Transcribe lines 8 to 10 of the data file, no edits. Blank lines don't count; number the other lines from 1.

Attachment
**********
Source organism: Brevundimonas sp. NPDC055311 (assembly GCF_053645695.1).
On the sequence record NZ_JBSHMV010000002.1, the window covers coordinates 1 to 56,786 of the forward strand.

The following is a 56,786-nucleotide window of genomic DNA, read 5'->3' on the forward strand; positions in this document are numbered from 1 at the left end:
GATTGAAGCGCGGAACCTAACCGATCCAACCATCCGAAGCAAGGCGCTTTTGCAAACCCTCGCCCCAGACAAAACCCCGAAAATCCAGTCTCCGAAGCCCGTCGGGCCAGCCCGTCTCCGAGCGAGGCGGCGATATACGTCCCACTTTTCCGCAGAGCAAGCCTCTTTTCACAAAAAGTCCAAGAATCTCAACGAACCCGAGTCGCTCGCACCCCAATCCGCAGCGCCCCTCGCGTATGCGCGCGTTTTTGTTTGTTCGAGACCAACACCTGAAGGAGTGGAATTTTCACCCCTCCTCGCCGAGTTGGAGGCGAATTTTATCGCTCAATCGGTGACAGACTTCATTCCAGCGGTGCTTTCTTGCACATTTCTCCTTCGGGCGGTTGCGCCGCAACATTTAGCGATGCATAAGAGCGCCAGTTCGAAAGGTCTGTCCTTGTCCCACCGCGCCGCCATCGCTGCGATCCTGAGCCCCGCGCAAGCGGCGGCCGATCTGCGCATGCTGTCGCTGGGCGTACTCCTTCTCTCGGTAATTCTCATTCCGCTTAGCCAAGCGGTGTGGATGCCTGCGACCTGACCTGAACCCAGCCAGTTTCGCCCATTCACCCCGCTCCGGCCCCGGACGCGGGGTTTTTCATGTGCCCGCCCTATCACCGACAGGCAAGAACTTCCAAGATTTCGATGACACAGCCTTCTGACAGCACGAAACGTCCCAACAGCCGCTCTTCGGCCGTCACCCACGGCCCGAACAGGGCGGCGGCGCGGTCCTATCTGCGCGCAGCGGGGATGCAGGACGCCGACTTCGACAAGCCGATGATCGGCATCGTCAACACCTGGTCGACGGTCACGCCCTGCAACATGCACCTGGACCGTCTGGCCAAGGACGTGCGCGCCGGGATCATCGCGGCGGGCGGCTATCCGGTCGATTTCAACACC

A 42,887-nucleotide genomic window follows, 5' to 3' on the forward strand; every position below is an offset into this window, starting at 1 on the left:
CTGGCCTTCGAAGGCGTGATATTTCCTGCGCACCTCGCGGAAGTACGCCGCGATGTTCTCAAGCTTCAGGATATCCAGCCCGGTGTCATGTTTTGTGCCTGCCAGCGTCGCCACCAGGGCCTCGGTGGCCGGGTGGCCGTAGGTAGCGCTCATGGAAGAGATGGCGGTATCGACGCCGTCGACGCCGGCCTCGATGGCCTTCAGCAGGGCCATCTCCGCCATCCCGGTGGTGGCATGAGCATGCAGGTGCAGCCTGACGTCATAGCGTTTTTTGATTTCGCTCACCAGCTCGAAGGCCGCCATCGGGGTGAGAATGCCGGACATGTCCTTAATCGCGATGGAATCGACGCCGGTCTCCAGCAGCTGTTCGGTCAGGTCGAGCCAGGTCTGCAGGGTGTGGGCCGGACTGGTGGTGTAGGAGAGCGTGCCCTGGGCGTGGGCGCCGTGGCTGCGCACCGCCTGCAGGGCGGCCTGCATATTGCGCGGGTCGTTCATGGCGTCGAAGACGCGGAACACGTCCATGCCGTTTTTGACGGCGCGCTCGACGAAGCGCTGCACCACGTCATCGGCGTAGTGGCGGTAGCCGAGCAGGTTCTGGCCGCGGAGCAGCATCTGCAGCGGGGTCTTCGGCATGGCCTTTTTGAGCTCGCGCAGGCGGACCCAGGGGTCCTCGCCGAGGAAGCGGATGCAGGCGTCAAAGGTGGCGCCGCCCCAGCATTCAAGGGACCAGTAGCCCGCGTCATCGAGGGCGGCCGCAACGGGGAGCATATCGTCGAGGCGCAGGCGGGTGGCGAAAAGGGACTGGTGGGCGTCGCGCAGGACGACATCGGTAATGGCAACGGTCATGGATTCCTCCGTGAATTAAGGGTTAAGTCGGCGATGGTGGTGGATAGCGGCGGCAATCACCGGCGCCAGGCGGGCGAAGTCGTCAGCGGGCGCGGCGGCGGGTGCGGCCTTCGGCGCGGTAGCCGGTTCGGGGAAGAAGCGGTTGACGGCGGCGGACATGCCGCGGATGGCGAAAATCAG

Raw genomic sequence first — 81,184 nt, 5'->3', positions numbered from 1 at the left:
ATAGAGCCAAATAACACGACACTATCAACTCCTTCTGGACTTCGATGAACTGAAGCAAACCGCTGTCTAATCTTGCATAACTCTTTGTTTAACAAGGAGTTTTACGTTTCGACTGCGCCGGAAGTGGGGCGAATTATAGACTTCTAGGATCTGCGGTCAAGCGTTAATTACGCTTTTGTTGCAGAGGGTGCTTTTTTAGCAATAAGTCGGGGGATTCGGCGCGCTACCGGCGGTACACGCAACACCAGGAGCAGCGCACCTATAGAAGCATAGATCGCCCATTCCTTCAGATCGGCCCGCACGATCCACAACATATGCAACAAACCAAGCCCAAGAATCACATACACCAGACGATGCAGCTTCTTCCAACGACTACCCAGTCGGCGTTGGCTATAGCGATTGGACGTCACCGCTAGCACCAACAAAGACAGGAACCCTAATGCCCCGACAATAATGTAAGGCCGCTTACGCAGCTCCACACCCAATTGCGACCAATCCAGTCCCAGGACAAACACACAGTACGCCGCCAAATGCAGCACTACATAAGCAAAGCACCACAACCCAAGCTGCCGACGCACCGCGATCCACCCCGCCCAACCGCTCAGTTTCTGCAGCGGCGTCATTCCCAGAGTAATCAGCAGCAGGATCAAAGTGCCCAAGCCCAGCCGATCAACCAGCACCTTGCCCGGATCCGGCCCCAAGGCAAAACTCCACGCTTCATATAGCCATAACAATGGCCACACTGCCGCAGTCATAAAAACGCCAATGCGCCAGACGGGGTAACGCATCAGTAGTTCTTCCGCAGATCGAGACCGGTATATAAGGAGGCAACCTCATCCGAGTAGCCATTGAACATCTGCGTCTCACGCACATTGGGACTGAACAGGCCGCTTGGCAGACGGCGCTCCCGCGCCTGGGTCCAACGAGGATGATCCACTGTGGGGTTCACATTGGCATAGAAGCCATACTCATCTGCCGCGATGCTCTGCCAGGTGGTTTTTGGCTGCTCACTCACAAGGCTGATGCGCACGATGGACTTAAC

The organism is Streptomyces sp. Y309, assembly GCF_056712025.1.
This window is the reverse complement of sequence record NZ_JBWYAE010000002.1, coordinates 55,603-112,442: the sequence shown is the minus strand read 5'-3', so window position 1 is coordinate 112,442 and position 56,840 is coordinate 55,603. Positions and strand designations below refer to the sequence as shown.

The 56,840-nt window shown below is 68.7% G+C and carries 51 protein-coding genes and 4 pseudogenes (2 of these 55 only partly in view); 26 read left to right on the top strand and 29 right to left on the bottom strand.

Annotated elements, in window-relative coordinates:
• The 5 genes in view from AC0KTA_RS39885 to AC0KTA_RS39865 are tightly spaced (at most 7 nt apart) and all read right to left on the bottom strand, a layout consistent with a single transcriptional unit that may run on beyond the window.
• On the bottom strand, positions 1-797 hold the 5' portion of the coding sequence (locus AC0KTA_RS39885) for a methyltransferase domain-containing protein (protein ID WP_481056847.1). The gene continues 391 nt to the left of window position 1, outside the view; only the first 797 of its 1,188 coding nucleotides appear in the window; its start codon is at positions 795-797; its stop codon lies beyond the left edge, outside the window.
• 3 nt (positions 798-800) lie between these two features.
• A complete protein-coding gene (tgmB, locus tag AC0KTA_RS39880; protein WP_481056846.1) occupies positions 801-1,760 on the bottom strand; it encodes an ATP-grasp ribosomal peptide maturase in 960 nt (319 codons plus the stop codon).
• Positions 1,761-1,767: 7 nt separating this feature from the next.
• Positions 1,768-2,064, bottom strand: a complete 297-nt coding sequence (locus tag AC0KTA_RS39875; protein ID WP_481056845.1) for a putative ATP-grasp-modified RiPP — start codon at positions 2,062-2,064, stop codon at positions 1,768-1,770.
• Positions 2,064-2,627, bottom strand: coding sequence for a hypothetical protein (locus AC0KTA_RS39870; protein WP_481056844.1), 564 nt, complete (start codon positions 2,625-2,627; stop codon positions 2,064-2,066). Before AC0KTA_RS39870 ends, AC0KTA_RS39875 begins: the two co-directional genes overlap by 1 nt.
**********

ATAGAGCCAAATAACACGACACTATCAACTCCTTCTGGACTTCGATGAACTGAAGCAAACCGCTGTCTAATCTTGCATAACTCTTTGTTTAACAAGGAGTTTTACGTTTCGACTGCGCCGGAAGTGGGGCGAATTATAGACTTCTAGGATCTGCGGTCAAGCGTTAATTACGCTTTTGTTGCAGAGGGTGCTTTTTTAGCAATAAGTCGGGGGATTCGGCGCGCTACCGGCGGTACACGCAACACCAGGAGCAGCGCACCTATAGAAGCATAGATCGCCCATTCCTTCAGATCGGCCCGCACGATCCACAACATATGCAACAAACCAAGCCCAAGAATCACATACACCAGACGATGCAGCTTCTTCCAACGACTACCCAGTCGGCGTTGGCTATAGCGATTGGACGTCACCGCTAGCACCAACAAAGACAGGAACCCTAATGCCCCGACAATAATGTAAGGCCGCTTACGCAGCTCCACACCCAATTGCGACCAATCCAGTCCCAGGACAAACACACAGTACGCCGCCAAATGCAGCACTACATAAGCAAAGCACCACAACCCAAGCTGCCGACGCACCGCGATCCACCCCGCCCAACCGCTCAGTTTCTGCAGCGGCGTCATTCCCAGAGTAATCAGCAGCAGGATCAAAGTGCCCAAGCCCAGCCGATCAACCAGCACCTTGCCCGGATCCGGCCCCAAGGCAAAACTCCACGCTTCATATAGCCATAACAATGGCCACACTGCCGCAGTCATAAAAACGCCAATGCGCCAGACGGGGTAACGCATCAGTAGTTCTTCCGCAGATCGAGACCGGTATATAAGGAGGCAACCTCATCCGAGTAGCCATTGAACATCTGCGTCTCACGCACATTGGGACTGAACAGGCCGCTTGGCAGACGGCGCTCCCGCGCCTGGGTCCAACGAGGATGATCCACTGTGGGGTTCACATTGGCATAGAAGCCATACTCATCTGCCGCGATGCTCTGCCAGGTGGTTTTTGGCTGCTCACTCACAAGGCTGATGCGCACGATGGACTTAAC

The organism is Streptomyces sp. Y309, assembly GCF_056712025.1.
This window is the reverse complement of sequence record NZ_JBWYAE010000002.1, coordinates 55,603-112,442: the sequence shown is the minus strand read 5'-3', so window position 1 is coordinate 112,442 and position 56,840 is coordinate 55,603. Positions and strand designations below refer to the sequence as shown.